You get the opportunity to chose between wsecret talents: either to be able to make things come to life through reading them or the gift to read yourself into a book. Which one would you like to have?

Oh, definitely read myself into a book!

Do you have a favorite children’s book or a favorite fairy tale?

The Secret Garden by Frances Hodgson Burnett- it was a Christmas present when I was eight years old. Still a lovely book.

Someone would talk to your friends and ask them to compare you to a book character. With whom do you think would they compare you?

Veruca Salt from Charlie and the Chocolate Factory- a girl who always wanted her own way and would kick up a stink if she didn’t. Or perhaps Miss Marple- a nosy lady who had a knack for understanding people’s foibles.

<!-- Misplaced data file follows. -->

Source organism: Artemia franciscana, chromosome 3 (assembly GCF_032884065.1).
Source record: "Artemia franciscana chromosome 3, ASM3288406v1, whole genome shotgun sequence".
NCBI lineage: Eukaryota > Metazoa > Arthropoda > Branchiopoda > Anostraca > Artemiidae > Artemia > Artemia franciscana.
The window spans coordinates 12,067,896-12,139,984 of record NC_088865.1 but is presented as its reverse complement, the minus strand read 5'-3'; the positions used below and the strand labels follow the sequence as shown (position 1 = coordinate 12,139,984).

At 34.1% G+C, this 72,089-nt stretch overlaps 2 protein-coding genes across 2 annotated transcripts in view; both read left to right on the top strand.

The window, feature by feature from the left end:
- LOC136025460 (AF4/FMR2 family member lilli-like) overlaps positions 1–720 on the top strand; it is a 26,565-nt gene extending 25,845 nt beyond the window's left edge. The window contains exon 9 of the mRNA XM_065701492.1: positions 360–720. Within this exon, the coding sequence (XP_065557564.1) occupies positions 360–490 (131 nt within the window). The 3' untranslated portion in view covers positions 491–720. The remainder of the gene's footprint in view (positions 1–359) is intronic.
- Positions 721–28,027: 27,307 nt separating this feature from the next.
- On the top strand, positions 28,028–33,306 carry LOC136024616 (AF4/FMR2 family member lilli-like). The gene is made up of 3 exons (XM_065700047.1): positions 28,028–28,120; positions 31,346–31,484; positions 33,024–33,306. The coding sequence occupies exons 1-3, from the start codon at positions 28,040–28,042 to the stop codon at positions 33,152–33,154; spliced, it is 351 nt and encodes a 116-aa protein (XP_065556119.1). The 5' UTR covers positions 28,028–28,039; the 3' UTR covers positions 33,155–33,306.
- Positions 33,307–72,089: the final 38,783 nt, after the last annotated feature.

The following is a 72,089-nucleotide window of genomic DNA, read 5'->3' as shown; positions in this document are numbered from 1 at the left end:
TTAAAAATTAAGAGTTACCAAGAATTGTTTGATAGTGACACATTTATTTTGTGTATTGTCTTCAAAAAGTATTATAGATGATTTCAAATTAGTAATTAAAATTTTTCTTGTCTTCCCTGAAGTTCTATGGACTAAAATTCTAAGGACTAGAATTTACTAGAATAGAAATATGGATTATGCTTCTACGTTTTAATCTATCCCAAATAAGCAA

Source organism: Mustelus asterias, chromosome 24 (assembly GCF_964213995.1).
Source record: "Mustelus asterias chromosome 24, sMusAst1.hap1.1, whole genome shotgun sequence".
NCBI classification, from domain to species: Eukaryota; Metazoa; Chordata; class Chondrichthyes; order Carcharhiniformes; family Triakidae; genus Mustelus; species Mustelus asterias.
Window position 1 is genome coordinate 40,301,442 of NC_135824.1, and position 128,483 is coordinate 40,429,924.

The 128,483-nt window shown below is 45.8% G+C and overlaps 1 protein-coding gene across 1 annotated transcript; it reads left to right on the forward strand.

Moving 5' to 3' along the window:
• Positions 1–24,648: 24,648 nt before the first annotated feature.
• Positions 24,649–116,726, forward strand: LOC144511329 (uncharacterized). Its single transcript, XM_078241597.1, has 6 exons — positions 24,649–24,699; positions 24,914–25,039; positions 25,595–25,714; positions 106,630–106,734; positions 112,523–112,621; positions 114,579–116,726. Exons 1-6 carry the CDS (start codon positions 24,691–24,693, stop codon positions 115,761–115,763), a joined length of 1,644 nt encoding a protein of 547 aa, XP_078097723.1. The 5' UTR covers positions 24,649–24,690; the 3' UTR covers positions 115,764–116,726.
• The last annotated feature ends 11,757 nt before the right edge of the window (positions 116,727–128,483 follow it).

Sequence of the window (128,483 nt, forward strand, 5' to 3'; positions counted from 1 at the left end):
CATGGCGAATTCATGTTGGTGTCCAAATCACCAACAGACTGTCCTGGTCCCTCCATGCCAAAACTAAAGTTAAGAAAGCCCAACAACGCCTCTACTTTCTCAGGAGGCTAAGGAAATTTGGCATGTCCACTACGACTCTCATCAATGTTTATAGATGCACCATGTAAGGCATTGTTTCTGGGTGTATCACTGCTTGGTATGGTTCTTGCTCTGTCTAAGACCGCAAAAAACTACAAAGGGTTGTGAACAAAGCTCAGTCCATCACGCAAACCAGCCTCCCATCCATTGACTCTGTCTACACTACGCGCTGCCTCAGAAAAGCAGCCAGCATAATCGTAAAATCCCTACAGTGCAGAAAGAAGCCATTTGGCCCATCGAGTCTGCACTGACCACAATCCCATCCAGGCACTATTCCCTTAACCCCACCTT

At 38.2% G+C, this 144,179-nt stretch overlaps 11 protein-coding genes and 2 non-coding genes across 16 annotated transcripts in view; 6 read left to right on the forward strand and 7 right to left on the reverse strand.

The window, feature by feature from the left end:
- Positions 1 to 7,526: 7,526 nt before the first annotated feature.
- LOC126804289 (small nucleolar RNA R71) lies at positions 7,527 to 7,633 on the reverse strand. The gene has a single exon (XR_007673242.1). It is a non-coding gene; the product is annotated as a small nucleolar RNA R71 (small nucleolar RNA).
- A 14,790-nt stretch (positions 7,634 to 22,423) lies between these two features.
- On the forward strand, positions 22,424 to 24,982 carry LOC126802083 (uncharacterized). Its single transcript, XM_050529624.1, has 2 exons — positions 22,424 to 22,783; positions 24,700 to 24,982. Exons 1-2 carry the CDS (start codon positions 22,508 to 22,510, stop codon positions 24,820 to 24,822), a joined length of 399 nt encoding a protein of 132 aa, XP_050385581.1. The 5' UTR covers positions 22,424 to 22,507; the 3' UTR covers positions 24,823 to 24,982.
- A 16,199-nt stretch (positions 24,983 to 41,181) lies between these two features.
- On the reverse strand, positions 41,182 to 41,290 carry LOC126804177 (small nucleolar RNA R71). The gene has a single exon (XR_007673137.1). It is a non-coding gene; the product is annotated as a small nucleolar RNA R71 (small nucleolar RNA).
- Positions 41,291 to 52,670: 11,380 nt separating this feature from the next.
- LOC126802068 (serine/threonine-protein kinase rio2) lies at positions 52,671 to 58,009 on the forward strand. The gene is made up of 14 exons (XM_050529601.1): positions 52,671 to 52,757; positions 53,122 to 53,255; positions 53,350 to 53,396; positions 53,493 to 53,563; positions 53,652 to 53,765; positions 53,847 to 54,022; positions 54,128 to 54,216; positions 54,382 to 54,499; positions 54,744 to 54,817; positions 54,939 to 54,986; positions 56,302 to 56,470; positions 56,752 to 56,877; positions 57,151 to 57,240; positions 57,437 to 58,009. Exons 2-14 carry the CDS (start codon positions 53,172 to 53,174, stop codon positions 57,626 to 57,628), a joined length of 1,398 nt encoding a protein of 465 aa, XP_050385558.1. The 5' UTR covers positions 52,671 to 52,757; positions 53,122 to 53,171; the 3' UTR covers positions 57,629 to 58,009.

Tell me the name of a writer whom you would like to have as a friend.

Initially I thought Oscar Wilde or Jane Austen, Wilde’s witticisms and Austen’s acerbic nature may have been a bit wearing after a while. Kaz Cooke, Nikki Gemmell and Marieke Hardy would make fantastic friends.

You can hide in a written down world for only one night into which world do you escape?

I initially thought Narnia, but then I’d be spooked by all the talking animals…maybe a night in the Paris demi-monde of Anais Nin, or a wild party at Gatsby’s house?

Something terrible happens: you have to flee to an unknown place and all you can take with you are three books of all the ones you own. Which three ones do you put into your bag?

A desert island discs type of question, and one which had me perusing my bookshelves for quite a while, pondering. Finally the three chosen were

  1. Jane Eyre by Charlotte Bronte- melodrama, romance and a brooding hero
  2. The little Prince by Antoine de St-Exupery- to remind me of the magic of childhood
  3. Macbeth- witches, treachery and blood and gore